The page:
Tuesday, August 14, 2007

almost sustainable kitchen post 100

hey, look! 100 posts. good for me. we've had 1288 "unique visitors" (hi, friend!) and i've learned a lot about food and sustainability since just april. my next challenge will be one posed over at crunchy chicken:

Chapter 20: The Perfect Meal In the spirit of Local Food Month, I'd like to propose a meal similar to the one Michael Pollan enjoyed in this final chapter. The rules are a little looser than his, but the concept is the same - get to know intimately where all the food comes from that makes up one meal. Think of it as an ├╝ber-local meal.Here are the rules for "The Perfect Meal":

1. Everything on the menu must have been hunted/fished, gathered (including U-Pick), or grown by you.

2. Everything must be made from scratch (this includes pasta, bread, etc.)

3. The menu should feature at least one representative of each edible kingdom: animal (vegetarians can skip this one), vegetable and fungus (only if still available and, since I don't want to kill anyone, just use local mushrooms)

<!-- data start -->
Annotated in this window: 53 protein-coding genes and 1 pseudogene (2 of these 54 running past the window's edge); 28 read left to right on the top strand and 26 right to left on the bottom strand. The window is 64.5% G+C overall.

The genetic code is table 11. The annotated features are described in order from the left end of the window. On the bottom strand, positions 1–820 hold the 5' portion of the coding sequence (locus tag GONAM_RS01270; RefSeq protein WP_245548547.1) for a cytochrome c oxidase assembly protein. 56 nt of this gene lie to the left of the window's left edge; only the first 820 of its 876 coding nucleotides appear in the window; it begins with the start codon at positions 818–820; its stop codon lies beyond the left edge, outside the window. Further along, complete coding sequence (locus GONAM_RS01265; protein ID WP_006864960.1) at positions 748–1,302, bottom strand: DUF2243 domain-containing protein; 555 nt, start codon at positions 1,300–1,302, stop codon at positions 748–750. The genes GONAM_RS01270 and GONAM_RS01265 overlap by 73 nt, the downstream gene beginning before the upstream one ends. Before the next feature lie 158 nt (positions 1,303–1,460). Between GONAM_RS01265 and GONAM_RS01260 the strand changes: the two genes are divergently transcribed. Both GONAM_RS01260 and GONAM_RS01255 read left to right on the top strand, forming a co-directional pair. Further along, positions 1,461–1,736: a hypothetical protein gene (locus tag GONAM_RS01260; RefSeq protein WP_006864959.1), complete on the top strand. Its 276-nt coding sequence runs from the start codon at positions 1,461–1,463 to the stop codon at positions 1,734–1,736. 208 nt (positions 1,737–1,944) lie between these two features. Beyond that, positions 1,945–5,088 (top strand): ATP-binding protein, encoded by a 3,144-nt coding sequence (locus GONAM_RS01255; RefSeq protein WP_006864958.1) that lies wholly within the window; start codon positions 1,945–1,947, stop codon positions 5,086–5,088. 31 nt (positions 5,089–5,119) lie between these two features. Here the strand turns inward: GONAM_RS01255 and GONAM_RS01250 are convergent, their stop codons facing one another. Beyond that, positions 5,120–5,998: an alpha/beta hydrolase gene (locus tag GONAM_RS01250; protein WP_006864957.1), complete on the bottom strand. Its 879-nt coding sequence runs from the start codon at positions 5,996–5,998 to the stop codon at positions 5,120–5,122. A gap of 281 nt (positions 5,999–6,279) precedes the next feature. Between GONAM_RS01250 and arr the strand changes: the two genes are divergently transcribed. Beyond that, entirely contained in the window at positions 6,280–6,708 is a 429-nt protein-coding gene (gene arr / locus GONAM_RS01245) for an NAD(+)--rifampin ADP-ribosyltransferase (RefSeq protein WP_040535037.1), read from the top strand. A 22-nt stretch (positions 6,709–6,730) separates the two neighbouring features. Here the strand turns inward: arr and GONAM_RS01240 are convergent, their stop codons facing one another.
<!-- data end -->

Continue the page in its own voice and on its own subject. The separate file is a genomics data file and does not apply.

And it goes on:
4. Everything served must be in season and fresh

5. You have to cook the meal yourself

6. You have to invite at least a few guests to share this meal with you, preferably those that have helped you in acquiring the foods

You have a couple weeks to plan and work on this one. I'll have you post pictures and a report of this "Perfect Meal" by August 20th. I'll do a follow-up post in the intervening time.

geez, that's hard! i don't know if i'll be out hunting and gathering all my own food for a meal in the next week or so, but i will plan a menu with as much local food as possible, all homemade. and as much from my own garden as possible, but let's be honest here. the garden is not that much to blog about. we could have tomatoes and basil, which would be very tasty, but not a very full menu.

this weekend it should be cool enough to actually host some friends for dinner.

neat!

for the record, my mind is boggled by the chemistry of my butter experiment last night. soo...no buttermilk separated out. if you just shake cream, it turns into butter? that's it? if i want melted butter for a recipe, will this stuff work? what about regular butter? it's not as solid as a stick of butter would be. help?

1 comment:

John said...

Planning to do all that in a week is hard, especially if one plans on doing any hunting.

I wouldn't bake with the butter that won't separate.